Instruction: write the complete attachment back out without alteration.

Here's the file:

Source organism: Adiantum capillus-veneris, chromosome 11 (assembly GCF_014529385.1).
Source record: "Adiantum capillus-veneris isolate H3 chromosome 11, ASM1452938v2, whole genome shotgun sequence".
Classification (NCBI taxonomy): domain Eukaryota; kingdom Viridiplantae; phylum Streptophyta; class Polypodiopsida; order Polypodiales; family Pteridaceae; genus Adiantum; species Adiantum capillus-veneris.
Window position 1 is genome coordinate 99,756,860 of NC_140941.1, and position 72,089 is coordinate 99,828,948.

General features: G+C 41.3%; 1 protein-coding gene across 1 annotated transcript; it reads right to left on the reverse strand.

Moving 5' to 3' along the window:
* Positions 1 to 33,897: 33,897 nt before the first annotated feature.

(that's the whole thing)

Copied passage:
Source organism: Adiantum capillus-veneris, chromosome 11 (assembly GCF_014529385.1).
Source record: "Adiantum capillus-veneris isolate H3 chromosome 11, ASM1452938v2, whole genome shotgun sequence".
Classification (NCBI taxonomy): domain Eukaryota; kingdom Viridiplantae; phylum Streptophyta; class Polypodiopsida; order Polypodiales; family Pteridaceae; genus Adiantum; species Adiantum capillus-veneris.
Window position 1 is genome coordinate 99,756,860 of NC_140941.1, and position 72,089 is coordinate 99,828,948.

General features: G+C 41.3%; 1 protein-coding gene across 1 annotated transcript; it reads right to left on the reverse strand.

Moving 5' to 3' along the window:
* Positions 1 to 33,897: 33,897 nt before the first annotated feature.